If so, they haven’t moved at all. The numbers were right. Just the wrong way around!

  • Peter,

    The remain camp where trashed as Project Fear, be a bit hard to try that again after their claims turned out to be Project Fact. As to holding good cards, we are playing poker, so a hand comprising Mr Bun the Baker, Master Bun, Mrs Field, Miss Bud and Miss Pill the Doctors daughter doesn’t really cut it.

  • Little Jackie Paper 4th Dec '17 - 11:53pm

    Isn’t this the real issue that the remain camp has been dancing around for about 18 months now?

    ‘The lamentable Remain campaign in the 2016 referendum and the leaderless and rudderless opposition since give no grounds for such confidence.’

    At the moment what REMAIN seems to have in mind is, essentially, the Cameron/Osborne (and Farron) line, just maybe with a bit less sanctimony. Obviously that line went down pretty well on LDV, but not too many other places. REMAIN doesn’t seem to actually have an argument beyond Cameron’s, ‘buck up everyone – the EU’s not THAT bad.’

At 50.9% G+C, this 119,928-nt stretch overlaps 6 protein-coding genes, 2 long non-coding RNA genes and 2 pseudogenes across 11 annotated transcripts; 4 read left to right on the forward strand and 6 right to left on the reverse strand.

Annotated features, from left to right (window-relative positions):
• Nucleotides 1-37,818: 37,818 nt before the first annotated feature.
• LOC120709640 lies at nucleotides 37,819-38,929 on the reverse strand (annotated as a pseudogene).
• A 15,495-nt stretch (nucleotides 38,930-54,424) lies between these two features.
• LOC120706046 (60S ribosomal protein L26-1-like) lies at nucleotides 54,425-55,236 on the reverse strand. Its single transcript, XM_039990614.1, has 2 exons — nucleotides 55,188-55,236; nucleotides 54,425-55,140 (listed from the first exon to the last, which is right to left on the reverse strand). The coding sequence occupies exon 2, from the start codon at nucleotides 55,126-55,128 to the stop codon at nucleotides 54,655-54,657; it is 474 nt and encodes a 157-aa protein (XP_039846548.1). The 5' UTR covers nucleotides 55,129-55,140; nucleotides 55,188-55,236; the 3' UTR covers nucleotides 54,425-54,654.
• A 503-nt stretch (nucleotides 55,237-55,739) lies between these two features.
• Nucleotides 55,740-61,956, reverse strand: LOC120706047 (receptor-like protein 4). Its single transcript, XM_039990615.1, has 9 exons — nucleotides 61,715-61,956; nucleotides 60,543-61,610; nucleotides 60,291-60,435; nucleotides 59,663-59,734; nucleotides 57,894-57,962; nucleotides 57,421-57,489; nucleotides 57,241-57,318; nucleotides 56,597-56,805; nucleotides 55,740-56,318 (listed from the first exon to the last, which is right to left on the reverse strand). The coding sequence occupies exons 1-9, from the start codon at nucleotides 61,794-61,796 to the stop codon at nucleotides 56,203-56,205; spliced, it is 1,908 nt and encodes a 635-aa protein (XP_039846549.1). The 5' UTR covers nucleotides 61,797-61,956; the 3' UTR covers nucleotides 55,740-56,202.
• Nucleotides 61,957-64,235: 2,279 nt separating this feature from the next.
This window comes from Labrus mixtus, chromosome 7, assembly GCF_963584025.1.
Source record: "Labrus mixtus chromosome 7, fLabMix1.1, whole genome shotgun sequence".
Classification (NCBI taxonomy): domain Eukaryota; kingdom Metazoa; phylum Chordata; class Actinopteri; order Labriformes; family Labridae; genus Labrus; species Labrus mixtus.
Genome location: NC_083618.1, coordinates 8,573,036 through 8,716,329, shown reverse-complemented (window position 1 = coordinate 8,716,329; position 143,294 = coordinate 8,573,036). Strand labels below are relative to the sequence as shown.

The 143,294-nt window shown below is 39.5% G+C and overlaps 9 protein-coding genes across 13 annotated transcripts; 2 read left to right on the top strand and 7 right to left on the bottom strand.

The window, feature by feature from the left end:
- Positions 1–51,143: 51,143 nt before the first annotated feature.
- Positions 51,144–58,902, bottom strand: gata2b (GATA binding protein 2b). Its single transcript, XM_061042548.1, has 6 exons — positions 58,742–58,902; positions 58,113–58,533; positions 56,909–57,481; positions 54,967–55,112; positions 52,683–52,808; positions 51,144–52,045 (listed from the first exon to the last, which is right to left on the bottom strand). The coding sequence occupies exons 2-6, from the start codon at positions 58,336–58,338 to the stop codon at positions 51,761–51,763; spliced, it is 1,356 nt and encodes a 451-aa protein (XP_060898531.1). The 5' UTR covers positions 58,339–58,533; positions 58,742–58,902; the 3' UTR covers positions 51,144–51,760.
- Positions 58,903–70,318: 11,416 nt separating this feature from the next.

Indeed look at this thread – no attempt to actually look at what drove a LEAVE vote, no attempt to think about what could be done about the problems from WITHIN the EU. Just a lot of wishful thinking and self-indulgence. Cameron bet the farm on economic arguments and now, 18 months on remainers seem to be betting the farm on….

    OK, there may not be much consensus around what sort of LEAVE we want, but I’m far from convinced there’s much consensus about the REMAIN we want either.

    Look, with the greatest of respect, someone needs to point out that REMAIN lost because it had weak arguments. It wasn’t the racist/thick voters, it wasn’t lies on a bus, it wasn’t the Russians and it wasn’t any of the other bogeymen. REMAIN failed all on its own and no one seems to want to think about why that was in anything like the depth needed here.

  • @Little Jackie Paper – love your comment: “Look, with the greatest of respect, someone needs to point out that REMAIN lost because it had weak arguments.”

    – also Remain threw “the kitchen sink” at winning (President Obama / “government advice leaflet” / “extra registration time favouring young voters”, etc., etc.). 🙂